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Prudential Financial to shed its post-crisis 'too big to fail' label

Brian Cheung
A monitor displays Prudential Financial Inc. signage on the floor of the New York Stock Exchange (NYSE) in New York, U.S., on Thursday, Oct. 11, 2018. U.S. stocks fell for a sixth day, extending the longest losing streak of Donald Trump’s presidency, as energy shares plunged and a rally in tech failed to lift the broader market. Photographer: Michael Nagle/Bloomberg via Getty Images

Prudential Financial (PRU) will no longer face extra regulatory scrutiny now that the U.S. government has relieved the company of its “too big to fail” label applied after the financial crisis. As the last non-bank company to be relieved of the title, the Prudential announcement marks the end of the post-crisis effort to have the Federal Reserve regulate institutions that exist outside of the banking system.

Regulators said Wednesday the largest life insurer in the U.S. is no longer of systemic risk to the U.S. economy because it has more liquidity than it used to, adding that Prudential’s products lack the exposure risk to be of concern for financial stability.

“The council’s decision today follows extensive engagement with the company and a detailed analysis showing that there is not a significant risk that the company could pose a threat to financial stability,” Treasury Secretary Steven Mnuchin said.

Prudential said it is “pleased with this decision, which affirms our longstanding belief that Prudential never met the standard for designation.” The company will continue to be regulated by the New Jersey Department of Banking and Insurance.

The last ‘systemically important financial institution’

Prudential was the last remaining non-bank company to be considered a “systemically important financial institution,” a designation determined by a 10-member panel of regulators known as the Financial Stability Oversight Council. The FSOC is headed by the Treasury secretary.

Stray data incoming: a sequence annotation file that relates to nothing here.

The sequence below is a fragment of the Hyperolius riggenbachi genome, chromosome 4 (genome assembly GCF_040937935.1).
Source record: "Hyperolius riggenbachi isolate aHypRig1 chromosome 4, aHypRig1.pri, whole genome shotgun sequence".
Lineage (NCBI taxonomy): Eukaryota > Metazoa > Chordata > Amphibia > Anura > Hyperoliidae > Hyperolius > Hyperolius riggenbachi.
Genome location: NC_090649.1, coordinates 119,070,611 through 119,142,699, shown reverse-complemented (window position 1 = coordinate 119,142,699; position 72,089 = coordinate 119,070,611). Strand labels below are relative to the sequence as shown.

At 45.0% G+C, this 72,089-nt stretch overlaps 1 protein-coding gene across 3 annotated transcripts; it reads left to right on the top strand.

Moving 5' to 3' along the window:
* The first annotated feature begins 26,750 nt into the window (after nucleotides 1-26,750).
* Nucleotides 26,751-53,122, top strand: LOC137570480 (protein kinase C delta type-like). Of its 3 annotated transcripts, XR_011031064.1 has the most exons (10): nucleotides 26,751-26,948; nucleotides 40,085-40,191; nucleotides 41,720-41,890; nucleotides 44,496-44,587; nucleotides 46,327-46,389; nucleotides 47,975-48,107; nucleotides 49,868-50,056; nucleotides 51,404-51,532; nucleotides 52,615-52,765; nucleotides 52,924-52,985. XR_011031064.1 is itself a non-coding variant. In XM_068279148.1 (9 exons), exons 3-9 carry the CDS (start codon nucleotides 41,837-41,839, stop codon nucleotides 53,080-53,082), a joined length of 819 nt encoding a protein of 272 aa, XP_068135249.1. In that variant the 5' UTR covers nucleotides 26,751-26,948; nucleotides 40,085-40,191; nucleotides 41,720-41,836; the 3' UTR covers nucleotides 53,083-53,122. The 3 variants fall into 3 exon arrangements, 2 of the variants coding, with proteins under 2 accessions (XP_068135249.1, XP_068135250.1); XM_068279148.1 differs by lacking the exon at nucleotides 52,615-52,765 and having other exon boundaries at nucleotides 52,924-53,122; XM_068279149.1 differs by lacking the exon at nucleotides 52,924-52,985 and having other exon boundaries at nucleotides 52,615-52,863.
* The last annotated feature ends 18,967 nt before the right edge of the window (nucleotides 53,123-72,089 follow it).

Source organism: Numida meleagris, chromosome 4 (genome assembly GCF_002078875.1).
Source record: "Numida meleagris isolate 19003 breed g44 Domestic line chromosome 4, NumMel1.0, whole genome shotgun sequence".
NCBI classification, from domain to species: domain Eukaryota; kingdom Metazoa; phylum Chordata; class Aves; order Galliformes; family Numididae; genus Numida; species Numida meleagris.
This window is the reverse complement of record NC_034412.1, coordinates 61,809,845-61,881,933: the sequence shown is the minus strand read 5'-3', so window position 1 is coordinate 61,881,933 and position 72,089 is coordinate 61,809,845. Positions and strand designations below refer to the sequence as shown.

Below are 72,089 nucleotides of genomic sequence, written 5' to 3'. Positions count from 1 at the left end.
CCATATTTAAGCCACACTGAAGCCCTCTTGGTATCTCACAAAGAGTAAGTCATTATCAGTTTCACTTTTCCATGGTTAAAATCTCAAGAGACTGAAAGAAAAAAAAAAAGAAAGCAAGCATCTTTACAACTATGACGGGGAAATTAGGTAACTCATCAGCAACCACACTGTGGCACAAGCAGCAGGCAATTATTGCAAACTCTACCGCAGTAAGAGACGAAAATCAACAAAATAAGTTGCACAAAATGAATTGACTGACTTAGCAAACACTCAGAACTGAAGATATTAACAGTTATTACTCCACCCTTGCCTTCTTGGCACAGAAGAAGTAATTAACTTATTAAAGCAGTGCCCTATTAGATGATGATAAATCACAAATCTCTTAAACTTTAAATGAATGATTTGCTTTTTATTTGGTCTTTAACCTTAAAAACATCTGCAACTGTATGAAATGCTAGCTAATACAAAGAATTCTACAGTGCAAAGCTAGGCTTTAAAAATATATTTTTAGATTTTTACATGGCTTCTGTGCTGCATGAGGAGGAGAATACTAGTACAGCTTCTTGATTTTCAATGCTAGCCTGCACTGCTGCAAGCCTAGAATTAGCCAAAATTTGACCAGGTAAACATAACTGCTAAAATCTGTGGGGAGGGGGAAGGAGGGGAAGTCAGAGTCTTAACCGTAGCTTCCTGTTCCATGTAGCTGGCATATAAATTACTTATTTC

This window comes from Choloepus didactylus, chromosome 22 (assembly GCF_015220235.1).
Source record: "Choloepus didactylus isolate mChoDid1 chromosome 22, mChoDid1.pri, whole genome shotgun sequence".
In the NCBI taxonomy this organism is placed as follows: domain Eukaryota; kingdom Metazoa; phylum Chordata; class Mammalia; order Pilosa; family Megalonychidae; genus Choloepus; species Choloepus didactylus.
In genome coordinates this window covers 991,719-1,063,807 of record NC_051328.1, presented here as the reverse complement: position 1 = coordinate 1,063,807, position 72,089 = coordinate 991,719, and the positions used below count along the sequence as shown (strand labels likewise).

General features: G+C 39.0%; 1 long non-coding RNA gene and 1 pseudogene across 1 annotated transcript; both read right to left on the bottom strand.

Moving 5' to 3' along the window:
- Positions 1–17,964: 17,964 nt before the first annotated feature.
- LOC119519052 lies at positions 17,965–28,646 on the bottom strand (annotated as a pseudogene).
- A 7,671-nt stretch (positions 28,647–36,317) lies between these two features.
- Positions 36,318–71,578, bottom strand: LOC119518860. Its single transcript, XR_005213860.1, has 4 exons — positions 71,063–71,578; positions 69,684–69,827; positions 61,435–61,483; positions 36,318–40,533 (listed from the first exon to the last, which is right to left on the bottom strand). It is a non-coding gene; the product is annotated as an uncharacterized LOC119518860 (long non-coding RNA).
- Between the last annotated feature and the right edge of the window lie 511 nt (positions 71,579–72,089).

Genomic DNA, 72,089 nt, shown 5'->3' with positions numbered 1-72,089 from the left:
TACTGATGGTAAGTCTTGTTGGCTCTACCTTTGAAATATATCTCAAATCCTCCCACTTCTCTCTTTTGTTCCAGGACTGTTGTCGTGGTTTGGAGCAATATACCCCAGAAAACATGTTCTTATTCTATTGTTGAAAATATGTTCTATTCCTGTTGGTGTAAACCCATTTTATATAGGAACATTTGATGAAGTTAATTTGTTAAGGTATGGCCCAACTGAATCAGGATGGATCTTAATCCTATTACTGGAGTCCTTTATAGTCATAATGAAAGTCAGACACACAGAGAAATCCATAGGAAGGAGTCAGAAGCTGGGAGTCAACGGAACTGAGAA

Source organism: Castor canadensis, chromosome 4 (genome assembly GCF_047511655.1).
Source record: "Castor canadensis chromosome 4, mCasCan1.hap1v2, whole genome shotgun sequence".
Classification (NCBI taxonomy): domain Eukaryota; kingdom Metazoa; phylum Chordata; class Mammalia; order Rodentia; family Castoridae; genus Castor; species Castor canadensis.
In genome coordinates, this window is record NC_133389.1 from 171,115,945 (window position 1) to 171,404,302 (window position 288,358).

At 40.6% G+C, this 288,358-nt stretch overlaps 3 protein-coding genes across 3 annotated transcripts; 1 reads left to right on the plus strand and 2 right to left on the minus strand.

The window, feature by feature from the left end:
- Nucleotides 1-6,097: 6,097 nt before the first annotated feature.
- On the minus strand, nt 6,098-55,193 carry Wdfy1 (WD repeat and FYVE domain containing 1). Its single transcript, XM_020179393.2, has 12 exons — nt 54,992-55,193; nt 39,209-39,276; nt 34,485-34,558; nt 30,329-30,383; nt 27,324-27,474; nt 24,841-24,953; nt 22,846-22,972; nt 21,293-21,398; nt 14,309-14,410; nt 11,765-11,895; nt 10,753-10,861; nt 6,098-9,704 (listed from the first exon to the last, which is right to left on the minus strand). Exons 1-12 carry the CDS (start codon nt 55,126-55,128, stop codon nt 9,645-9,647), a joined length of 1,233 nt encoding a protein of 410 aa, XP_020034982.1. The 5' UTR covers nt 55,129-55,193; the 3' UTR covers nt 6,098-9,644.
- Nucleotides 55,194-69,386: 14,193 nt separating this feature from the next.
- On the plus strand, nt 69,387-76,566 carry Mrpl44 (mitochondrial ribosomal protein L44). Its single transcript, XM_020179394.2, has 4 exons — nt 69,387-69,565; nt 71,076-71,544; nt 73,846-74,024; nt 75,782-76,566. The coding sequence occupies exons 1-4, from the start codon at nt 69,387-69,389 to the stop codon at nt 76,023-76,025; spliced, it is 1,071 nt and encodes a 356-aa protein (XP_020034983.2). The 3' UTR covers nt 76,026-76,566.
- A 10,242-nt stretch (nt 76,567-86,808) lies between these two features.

Under the post-crisis Dodd-Frank legislation passed by Congress in 2010, FSOC is allowed to give any company a “systemically important” label if it is deemed to pose a threat to U.S. financial stability.

If too systemic, FSOC levies the designation on the company and requires the Fed to supervise the institution.

Four companies were given the label between 2013 and 2014: Prudential, MetLife (MET), American International Group (AIG) and the financing subsidiary of General Electric (GE).

For a few years, the Fed developed regulations that subjected the companies to stress tests and other compliance requirements — not unlike those faced by banks.

In 2016, the FSOC scrapped GE’s designation because it had divested enough of its financial assets to no longer be “a threat to U.S. financial stability,” but the other three companies continued to be regulated. Although MetLife won a lower court ruling to shed its “systemically important” label, the Obama administration appealed.

But when the Trump administration took office, the influx of new regulators sought to scrap the designations. While proponents of the designation argue that the Fed needs to supervise risk outside of the banking system, opponents maintain that it is unfair for a bank regulator to supervise — and impose compliance costs — on a company that does not have a bank-like balance sheet.

Many of Trump’s appointees to the banking agencies and other bureaus appeared sympathetic to freeing the companies of the SIFI designation. With FSOC now mostly comprised of Trump-appointed regulators, the committee — led by Mnuchin — removed AIG’s designation and then withdrew its lawsuit against MetLife. Obama-appointee Janet Yellen voted in favor of removing AIG’s designation, but Obama’s regulators at the Consumer Financial Protection Bureau, the Federal Deposit Insurance Corp., and the Federal Housing Finance Agency voted against the motion.

The vote to de-designate Prudential was unanimous.

Brian Cheung is a reporter at Yahoo Finance.

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